APmo 05/10 1824 White Supremacists SPOKANE, Wash. (AP) -- Clandestine training for domesti
APmo 05/10 1824 White Supremacists
SPOKANE, Wash. (AP) -- Clandestine training for domestic
terrorism by white supremacists continues, despite the arrests of
dozens of neo-Nazis and Aryan Nations members over the last few
years, a newspaper reported Sunday.
Some of the trainers may be employed by law-enforcement
agencies, The Spokesman-Review and Spokane Chronicle said in a
A confidential memo circulated to law officers throughout the
West details one paramilitary training session in northern Idaho
late last year, during which about 25 participants were told how
to use robbery and murder to further their cause, the paper said.
The memo was based on information from a government informant
and written by a sheriff's detective in a state other than
Washington and Idaho, the paper said.
The masked instructor at the December session was believed to
be a current or former law officer and participants bragged that
they "had a couple of policemen from the Denver area working for
us," the memo said.
The December training allegedly took place in a remote area of
Bonner County, which is just north of Kootenai County, home of
the Church of Jesus Christ Christian (Aryan Nations).
Bonner County Sheriff Don Nelson said he doesn't believe a
training session occurred in his county. He wasn't informed
about the supposed session until March, he said.
"As far as I'm concerned, it's unfounded," Nelson said. "The
intelligence report all sounds good, but I don't have a clue that
the activity actually happened."
But Kootenai County Undersheriff Larry Broadbent, known as an
expert on white-supremacist activities, said he had "no reason to
discount" information in the intelligence flyer.
"We have heard persistent rumors that such training has
occurred near the Kootenai-Bonner county border, but it is not a
frequent occurrence," Broadbent said.
The newspaper said those who attended the training session
were urged to obtain citizens' band radios and programmable
police scanners and to arm themselves with LAW rockets. Light
Antitank Weapons are used by the U.S. Army.
"Start a large fire at one end of town," and blow up the first
responding fire truck with a LAW rocket to create a diversion for
a bank robbery, the trainer told the group in December, the memo
said. "You will have every cop and fireman tied up."
Participants were encouraged to always travel in at least two
vehicles during operations, according to the newspaper. One
vehicle would contain a robbery team, and the second would be a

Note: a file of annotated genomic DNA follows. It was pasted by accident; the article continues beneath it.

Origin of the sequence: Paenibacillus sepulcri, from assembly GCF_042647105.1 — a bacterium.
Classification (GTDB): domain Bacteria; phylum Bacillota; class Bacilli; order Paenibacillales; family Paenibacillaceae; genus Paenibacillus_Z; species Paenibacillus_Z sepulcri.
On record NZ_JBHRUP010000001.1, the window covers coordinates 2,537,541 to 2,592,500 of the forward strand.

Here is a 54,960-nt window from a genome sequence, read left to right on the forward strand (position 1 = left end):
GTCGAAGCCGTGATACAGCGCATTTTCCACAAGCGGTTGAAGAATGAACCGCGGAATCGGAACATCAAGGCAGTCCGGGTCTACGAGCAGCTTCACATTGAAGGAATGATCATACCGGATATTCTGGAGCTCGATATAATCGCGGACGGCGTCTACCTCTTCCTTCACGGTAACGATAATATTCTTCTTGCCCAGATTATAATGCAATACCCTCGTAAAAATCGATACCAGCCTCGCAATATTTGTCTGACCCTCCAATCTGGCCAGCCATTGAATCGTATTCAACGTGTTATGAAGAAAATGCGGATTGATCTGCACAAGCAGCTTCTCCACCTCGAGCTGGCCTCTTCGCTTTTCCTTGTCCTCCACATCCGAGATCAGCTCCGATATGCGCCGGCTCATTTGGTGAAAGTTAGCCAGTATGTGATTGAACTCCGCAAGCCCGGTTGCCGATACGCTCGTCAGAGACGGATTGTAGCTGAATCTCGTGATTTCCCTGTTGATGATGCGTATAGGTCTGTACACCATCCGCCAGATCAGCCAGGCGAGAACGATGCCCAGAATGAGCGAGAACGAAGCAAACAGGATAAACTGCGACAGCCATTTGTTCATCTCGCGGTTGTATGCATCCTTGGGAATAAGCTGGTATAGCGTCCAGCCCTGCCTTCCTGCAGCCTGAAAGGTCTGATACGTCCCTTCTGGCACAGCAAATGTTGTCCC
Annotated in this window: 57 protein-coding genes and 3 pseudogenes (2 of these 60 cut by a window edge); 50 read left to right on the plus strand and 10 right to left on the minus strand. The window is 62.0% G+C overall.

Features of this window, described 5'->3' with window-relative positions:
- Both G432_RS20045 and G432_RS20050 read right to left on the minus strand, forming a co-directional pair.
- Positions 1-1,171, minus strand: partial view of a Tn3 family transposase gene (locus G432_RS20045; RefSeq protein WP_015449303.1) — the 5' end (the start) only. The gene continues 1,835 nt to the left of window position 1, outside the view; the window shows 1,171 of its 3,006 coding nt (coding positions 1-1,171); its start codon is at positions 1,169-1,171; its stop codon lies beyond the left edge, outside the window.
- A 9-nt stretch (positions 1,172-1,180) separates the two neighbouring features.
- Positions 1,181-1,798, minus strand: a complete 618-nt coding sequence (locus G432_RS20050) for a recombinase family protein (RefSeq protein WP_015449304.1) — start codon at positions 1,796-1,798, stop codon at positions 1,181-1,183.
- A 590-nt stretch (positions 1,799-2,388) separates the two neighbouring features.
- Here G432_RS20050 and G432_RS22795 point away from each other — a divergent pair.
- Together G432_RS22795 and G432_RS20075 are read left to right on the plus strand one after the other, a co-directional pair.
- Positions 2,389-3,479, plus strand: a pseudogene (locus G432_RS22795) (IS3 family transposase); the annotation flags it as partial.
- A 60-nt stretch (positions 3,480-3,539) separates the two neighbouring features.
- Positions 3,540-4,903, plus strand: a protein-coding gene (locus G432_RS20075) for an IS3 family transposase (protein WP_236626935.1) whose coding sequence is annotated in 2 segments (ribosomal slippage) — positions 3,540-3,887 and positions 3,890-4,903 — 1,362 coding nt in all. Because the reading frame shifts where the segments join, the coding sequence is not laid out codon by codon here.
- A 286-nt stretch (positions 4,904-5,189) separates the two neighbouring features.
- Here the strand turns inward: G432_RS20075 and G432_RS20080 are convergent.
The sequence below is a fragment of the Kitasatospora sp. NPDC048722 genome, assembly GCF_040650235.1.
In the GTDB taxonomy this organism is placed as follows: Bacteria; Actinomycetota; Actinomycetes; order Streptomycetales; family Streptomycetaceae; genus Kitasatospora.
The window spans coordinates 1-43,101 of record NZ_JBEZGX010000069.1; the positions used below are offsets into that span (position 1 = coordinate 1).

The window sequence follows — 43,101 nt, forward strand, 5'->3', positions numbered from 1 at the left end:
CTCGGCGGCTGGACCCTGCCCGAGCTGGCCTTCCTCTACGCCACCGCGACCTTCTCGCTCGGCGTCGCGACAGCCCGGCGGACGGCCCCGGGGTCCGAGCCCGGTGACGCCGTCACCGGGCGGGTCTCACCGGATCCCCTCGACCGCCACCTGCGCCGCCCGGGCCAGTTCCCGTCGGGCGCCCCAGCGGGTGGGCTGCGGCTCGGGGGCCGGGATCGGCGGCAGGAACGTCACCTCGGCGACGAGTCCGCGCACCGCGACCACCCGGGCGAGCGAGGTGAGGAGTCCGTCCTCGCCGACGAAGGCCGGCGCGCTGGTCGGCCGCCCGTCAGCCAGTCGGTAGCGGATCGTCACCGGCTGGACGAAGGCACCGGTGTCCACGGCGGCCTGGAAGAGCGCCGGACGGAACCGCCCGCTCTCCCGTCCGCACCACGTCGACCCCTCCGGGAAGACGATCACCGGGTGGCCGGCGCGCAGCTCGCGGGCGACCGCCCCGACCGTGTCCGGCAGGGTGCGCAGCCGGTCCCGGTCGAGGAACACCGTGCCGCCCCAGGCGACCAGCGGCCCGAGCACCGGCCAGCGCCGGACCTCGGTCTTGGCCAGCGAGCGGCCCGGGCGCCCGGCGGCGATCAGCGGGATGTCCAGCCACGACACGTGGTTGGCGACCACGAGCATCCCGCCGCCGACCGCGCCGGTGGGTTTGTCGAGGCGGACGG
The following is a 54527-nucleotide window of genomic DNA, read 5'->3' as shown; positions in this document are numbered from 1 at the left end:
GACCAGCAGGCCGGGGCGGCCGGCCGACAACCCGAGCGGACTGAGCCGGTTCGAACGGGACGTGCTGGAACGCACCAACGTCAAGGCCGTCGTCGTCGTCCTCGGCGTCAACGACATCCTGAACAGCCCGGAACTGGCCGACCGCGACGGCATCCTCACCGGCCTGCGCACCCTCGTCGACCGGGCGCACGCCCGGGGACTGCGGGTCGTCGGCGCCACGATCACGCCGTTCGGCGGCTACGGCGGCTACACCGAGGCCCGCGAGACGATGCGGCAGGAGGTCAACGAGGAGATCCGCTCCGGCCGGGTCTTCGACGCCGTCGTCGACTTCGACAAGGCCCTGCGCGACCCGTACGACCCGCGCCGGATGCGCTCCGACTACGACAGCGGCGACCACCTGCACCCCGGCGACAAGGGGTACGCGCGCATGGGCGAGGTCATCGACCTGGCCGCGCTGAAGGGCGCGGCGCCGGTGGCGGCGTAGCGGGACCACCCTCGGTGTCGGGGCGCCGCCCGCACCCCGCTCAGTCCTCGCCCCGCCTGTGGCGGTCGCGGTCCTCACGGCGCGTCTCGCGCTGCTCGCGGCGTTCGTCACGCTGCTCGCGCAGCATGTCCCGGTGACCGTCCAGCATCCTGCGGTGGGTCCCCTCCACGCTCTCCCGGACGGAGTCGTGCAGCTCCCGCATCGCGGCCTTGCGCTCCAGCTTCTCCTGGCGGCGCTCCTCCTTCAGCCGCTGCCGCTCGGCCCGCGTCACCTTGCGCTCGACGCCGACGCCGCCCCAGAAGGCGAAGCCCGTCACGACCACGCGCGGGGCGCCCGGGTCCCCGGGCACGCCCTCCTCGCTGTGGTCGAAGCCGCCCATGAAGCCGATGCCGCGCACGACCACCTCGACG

"family-style" vehicle containing "mom, dad and a kid," according
to the memo.
If the first vehicle is stopped by police, the family car
should pull alongside, ostensibly to offer assistance. The memo
said police then would be shot point-blank by occupants of the
family-style vehicle, according to the newspaper.
After the robbery, money should be transferred to the family
car and occupants of that vehicle should go to a motel, shed
disguises and change into business suits, the memo said.
Law enforcement officials in the Pacific Northwest said there
have been no recent thefts of LAW rockets, which are available at
Army bases and at reserve units.
Crime reports in Spokane, 40 miles from the Aryan Nations
church, show 16 Radio Shack burglaries since last July 1. Three
stores in Spokane were burglarized the night of April 25, one day
after 16 people nationwide were indicted for sedition and
civil-rights violations that include murder.
One of those indicted for sedition, or plotting to overthrow
the government, was the Rev. Richard Butler, head of the Aryan
He was stricken with coronary problems after his arrest and
has undergone surgery twice at a Spokane hospital. He was listed
in stable condition Sunday.
Aryan Nations spokeswoman Betty Tate said Saturday the church
was not involved in any training session.
"This is absolutely false, false information," Mrs. Tate
said. "I am amazed at what's going to come up next."
Another topic at the training session, the memo said, was the
impact of arrests last year oif six members of the Arizona
Patriots, a survivalist sect that allegedly planned to use money
from an armored car robbery to buy a large paramilitary training
camp in Arizona.
A new camp is needed because of the 1985 raid at a similar
encampment on the Arkansas-Missouri border that was operated by
the Covenant, the Sword and the Arm of the Lord, the memo said.
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